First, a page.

The U.S. Senate Judiciary Committee’s hearing yesterday on Google was closely watched for parallels to Microsoft’s antitrust quagmire of the 1990s. At a similar hearing in March 1998, Bill Gates insisted to some of the same senators that the company didn’t have monopoly power. Two months later, the government filed its landmark antitrust case against the company.

When the same question came up yesterday about Google, Eric Schmidt, Google’s executive chairman, was clearly determined to avoid the same pitfall. In fact, his response was so carefully delivered that it was interpreted by various sides of the issue as either confirming or denying that Google has monopoly power.

This was the key exchange …

“But you do recognize that, in the words that are used in antitrust kind of oversight, your market share constitutes monopoly … special power, dominant firm, monopoly firm. You recognize you’re in that area?” asked Sen. Herb Kohl, a Democrat from Wisconsin.

“I would agree, Senator, that we’re in that area,” Schmidt said, but then pointed out that the question of monopoly power is traditionally determined through a judicial process. “From our perspective, we see ourselves as having a special responsibility to debate all the issues that you’re describing with us now. We do understand it.”

Later, Susan Creighton, a former FTC official who works as an outside antitrust counsel to Google, was more direct in saying, “I do not believe that Google does have monopoly power,” citing the fact that consumers can easily switch to another search engine.

Watch clips of both exchanges in the video above.

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  • Guest

    Google is using the same arguments MS tried. The monopoly power that Google’s ex-gov’t mouthpiece is looking for exists not on the consumer end but with advertisers, and the various ways in which Google can and allegedly does hamper competition via inconsistent ranking and pricing.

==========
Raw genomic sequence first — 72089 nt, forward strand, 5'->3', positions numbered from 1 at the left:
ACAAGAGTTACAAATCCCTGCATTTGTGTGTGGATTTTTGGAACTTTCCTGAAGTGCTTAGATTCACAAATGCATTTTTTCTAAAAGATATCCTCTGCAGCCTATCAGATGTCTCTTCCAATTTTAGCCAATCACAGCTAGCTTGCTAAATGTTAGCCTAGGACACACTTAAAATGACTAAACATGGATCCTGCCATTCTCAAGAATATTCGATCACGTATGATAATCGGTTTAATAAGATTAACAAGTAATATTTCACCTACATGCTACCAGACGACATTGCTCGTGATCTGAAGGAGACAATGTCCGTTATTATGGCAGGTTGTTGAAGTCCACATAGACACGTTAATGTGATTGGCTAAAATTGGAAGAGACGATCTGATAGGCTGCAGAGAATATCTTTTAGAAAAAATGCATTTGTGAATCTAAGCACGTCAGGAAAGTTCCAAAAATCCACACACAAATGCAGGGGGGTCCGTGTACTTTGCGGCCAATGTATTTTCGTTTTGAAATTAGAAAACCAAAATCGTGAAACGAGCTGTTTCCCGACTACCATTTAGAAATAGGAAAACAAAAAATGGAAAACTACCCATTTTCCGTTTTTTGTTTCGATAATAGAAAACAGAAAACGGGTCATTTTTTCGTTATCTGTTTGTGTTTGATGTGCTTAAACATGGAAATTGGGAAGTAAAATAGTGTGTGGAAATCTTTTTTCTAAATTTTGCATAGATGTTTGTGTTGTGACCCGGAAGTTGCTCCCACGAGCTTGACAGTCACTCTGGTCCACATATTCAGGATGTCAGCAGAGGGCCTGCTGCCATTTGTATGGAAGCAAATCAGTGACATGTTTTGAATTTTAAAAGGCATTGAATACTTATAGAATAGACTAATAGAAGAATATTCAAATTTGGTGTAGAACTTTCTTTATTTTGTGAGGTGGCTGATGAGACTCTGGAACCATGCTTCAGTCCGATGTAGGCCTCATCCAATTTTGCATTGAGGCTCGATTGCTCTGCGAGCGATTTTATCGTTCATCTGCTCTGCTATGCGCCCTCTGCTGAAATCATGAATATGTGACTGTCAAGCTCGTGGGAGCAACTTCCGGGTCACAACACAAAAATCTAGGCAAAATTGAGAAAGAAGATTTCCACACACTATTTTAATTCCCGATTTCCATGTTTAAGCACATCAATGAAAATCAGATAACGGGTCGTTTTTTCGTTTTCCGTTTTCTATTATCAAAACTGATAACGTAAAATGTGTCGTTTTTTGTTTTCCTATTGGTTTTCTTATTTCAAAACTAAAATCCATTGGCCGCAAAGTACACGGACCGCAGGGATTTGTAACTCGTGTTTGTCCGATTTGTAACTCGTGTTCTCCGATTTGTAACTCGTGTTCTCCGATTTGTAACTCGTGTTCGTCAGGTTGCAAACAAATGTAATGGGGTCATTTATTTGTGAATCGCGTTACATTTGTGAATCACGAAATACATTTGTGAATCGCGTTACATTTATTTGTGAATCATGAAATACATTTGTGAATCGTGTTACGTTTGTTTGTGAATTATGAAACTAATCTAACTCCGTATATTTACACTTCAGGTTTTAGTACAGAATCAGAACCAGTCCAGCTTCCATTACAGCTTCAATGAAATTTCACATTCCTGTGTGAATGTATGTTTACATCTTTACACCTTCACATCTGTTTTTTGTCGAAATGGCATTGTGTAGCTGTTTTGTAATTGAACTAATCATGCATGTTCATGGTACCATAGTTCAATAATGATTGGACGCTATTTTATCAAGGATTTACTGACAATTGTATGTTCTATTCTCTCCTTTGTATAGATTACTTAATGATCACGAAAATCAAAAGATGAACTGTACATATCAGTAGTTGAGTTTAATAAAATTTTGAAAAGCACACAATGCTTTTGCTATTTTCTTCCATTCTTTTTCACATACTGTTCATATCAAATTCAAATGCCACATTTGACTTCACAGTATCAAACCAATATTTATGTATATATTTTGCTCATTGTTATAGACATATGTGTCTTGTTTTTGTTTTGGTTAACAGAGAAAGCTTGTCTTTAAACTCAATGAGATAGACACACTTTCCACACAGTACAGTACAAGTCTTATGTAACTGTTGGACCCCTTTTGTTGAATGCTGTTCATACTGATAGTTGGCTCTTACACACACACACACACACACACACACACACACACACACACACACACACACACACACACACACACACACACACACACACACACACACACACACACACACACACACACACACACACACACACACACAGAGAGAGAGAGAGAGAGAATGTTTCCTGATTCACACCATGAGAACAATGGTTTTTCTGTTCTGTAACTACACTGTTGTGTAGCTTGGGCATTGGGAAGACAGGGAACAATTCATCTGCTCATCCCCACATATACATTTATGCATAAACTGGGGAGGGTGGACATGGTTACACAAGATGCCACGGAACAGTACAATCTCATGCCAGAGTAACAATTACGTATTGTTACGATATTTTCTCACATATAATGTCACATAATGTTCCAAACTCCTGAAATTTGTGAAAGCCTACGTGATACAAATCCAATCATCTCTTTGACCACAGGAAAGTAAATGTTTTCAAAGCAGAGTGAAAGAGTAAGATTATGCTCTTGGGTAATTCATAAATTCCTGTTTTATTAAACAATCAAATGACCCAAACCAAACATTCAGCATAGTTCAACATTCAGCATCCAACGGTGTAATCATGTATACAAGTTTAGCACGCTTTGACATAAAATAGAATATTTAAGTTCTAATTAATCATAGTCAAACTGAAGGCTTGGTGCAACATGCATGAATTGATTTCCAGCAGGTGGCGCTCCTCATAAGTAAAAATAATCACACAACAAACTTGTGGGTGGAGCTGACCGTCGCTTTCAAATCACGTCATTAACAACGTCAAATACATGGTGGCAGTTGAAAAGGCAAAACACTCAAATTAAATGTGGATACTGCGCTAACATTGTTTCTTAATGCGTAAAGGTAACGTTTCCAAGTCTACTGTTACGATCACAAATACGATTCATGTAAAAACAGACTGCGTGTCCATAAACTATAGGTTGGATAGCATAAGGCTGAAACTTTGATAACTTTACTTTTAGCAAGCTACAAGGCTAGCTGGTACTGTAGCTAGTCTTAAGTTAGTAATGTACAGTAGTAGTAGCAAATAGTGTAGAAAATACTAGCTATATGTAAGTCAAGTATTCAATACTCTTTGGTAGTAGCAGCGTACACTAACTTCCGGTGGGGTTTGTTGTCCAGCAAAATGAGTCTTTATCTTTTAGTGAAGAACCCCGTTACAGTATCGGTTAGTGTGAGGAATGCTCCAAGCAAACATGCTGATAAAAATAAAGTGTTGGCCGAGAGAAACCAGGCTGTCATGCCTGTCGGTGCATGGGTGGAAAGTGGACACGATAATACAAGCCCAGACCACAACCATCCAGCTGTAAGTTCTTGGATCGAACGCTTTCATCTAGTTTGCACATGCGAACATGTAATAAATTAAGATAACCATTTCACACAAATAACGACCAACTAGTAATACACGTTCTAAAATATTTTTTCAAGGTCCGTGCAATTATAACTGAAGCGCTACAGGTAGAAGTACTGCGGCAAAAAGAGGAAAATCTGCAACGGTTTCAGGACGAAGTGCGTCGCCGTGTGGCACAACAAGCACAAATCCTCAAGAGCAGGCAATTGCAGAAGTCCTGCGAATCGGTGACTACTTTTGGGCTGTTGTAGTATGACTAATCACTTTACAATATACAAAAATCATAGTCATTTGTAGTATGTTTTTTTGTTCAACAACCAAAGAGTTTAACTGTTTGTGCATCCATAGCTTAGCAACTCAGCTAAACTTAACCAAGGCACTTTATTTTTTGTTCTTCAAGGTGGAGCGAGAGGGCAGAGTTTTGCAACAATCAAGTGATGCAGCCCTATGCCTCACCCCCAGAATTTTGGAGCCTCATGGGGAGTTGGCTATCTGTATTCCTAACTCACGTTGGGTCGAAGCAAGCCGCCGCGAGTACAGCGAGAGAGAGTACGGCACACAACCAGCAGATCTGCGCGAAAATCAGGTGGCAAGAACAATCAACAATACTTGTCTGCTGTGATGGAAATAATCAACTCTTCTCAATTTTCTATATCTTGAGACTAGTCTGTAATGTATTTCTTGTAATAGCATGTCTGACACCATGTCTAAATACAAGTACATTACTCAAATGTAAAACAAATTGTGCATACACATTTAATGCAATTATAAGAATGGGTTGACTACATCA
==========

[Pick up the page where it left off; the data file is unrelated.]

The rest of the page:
• Jeff Rodenburg

    Schmidt was obviously coached to be congenial and respectful, which contributed to MS getting in hot water years ago.  Keep it low-key and avoid the theatrics, and hopefully this issue goes away.

    • Guest

      I very much doubt this issue is going away, whether Schmidt is respectful or not.

  • chris livermore

    what the Gov does not realize is how can google hold a monopoly when the consumer simply has to type a different url to no longer use them? use any of those and boom, no longer a google customer.  switching operating systems back in 1998 was not as easy as typing duckduckgo instead of google yes, but MS was never a monopoly since there was always consumer choice.  
    if you really want a history lesson look back at the monopoly targets of the past.  during Carnegies steel ‘monopoly’ prices plummeted as he made steel manufacture more efficient providing the skyscraper boom in NYC which then snowballed into massive increases in the standard of living.  going back through the history books up to the present day the only monopolies have been Gov sponsored. USPS anyone?  why is it that FedEx cannot ship letters the size of envelopes?  anyone remember when you went to buy a telephone and your choice was Bell, Bell or Bell, Gov sponsored again.

    what google is going through is BS, what MS went through (and just finished unbelievably) was a total mountain of BS! all the way back to Carnegie sucessful companies have been kneecapped by Gov ‘monopoly’ slandering.  get the Gov outta the way of the web pioneers who are building awesome tools to make life fun, easier and enabling a whole new generation of entrepreneurs.

    • Guest

      What you don’t realize, and what MS didn’t realize a decade ago, is that it’s the Government’s rules and they can – and have – interpreted any way they want.

      • Guest

        What you don’t realize is that the government is us.

        We elected the government. We can vote the idiots out of office and keep only the intelligent ones.

        Do not fear “the Government.” Do not refer to our government as “they.” It is us. The government exists by the people, of the people, and for the people.

  • Anonymous

    It’s simple, 100% of new PC’s uses Bing.

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